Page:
share
by John and Claire Chmela | October 01, 2011
Takeaways

• Avoid using QR codes to navigate to a single website. The payoff isn't great enough to keep attendees engaged.

• Never put an unsecured vCard in a QR code on a name badge.

• Use QR codes to replace paper-based business cards and evaluation forms.

• Track registra­tion activity and session attendance automatically.

read more

Despite all the hype about QR codes (those square pixilated icons that you can scan with a smartphone), most event planners significantly underutilize the technology. The number-one use for QR codes today is to be singly placed on promotional material to launch an event website. But their potential goes far beyond linking smartphones to websites: They can actually do work for you.

QR codes have more power when they launch web applications with unique parameters (like a record locator) and perform a specific business task. These QR codes can register your attendees, enable electronic business card swaps, track attendance at breakouts and sessions, distribute evaluation forms and entertain attendees.

Creating a single QR code is free, and can be done at sites such as qrcode.kaywa.com and zxing.appspot.com/generator. With a code you can link information like phone numbers, geographic coordinates and calendar items, in addition to websites. Marketing technology companies such as ours can help with more complex applications, as in the following ways this technology can be of significant use to planners.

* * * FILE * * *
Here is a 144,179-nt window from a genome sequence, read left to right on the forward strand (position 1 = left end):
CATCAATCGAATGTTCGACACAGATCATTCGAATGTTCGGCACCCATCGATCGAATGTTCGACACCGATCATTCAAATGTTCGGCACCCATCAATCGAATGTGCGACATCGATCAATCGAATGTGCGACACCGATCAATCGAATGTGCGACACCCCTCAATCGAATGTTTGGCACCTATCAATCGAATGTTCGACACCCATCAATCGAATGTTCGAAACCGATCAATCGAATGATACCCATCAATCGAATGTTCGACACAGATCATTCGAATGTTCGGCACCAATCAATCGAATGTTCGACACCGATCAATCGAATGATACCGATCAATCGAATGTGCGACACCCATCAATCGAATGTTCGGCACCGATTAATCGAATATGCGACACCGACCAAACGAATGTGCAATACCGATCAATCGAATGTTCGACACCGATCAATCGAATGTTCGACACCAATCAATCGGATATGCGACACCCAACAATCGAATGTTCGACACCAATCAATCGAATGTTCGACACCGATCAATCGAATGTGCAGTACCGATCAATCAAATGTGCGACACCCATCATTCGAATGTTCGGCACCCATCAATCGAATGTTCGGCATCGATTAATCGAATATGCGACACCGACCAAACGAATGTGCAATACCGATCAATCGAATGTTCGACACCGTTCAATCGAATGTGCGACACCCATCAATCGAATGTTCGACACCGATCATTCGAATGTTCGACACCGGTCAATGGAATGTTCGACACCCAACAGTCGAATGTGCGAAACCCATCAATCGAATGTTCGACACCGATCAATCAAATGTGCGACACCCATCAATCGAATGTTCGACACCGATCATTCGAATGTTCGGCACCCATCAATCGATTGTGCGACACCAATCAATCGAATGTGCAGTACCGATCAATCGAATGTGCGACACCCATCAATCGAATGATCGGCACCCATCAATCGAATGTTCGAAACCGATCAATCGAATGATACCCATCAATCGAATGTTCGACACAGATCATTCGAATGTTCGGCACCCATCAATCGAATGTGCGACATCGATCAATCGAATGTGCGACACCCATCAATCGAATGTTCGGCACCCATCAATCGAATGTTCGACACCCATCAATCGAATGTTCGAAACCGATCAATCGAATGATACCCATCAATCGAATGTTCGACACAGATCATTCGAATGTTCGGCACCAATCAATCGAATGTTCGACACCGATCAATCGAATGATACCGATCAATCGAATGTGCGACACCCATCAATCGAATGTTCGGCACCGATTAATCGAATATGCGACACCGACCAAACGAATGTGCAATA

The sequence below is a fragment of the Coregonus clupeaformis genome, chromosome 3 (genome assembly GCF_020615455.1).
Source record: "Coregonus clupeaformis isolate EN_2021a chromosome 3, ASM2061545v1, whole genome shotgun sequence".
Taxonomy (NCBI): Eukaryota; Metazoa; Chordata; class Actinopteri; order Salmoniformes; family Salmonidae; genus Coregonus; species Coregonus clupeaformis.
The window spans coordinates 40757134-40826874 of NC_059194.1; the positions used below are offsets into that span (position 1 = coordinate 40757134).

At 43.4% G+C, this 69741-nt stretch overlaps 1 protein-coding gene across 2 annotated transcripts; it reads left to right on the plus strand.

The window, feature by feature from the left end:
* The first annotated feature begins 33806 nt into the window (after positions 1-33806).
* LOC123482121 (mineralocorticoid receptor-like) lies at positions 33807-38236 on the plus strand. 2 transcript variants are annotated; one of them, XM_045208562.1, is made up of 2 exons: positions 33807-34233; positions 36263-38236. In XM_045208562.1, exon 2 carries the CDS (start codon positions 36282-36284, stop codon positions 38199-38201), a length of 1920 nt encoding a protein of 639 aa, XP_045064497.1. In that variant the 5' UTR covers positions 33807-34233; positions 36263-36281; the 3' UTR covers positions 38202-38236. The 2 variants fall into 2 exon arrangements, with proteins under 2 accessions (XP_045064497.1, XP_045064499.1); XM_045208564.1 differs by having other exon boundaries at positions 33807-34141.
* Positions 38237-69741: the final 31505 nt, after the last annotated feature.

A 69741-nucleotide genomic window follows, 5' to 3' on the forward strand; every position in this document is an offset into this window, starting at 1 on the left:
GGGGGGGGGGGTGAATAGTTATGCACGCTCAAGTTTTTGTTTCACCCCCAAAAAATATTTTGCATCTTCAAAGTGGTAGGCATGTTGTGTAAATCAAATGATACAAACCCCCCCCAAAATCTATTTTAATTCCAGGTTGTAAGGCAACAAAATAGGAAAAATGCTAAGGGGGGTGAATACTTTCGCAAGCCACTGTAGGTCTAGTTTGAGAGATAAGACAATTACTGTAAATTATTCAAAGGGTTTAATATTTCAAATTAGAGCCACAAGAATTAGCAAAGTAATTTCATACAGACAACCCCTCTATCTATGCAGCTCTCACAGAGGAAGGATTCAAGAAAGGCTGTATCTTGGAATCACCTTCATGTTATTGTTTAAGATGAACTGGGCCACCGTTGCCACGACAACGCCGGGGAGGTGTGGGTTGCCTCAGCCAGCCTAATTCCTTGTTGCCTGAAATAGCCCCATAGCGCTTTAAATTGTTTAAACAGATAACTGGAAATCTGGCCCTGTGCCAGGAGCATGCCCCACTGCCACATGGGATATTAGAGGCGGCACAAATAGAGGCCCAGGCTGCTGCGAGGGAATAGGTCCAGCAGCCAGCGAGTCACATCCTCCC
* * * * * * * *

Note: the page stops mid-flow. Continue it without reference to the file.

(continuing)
Name Badges Place a QR code on the name badge of every attendee, exhibitor, sponsor and speaker for a green and time-saving electronic information exchange. But be careful: If done improperly, you could actually sour your attendees on the technology.

The security and logistical nightmares associated with embedded vCards (electronic business cards) in QR codes at events are too many to list. So choose an opt-in secure solution that remotely stores contact information and scanning activity. Don't rely on your attendees to manually store data; rather, automatically send an e-mail to all participants at the end of the event. Attach a neatly formatted report containing all the scanned contact information, which can be easily imported into contact management software. Participants won't have to manually enter business card information.

Check out a demo of such an application here: q3r.us/demo/?l=mcmag. You'll need a mobile device with a camera and a QR code reader.

Outside of Sessions Automate attendance tracking while providing useful information for event attendees. When an attendee scans the code on-site, you can display a detailed list of every session scheduled for that room. Immediately before a session, the QR code can change functionality and allow attendees to check in. After a session, attendees can scan the same QR code as they exit and receive an evaluation form and session notes on their smartphones -- a green alternative to printed surveys and notes. Planners get an accurate list of attendees with completed evaluation forms from every participant. It's also a great solution for CE credit management.

For Fun There are dozens of ways to facilitate scavenger hunts using QR codes. Consider providing clues to secret code locations, embedding questions pertaining to your event, and offering prizes to participate. This is the newest way to establish relationships by engaging your attendees in a fun activity, while simultaneously showing off the latest interactive technology.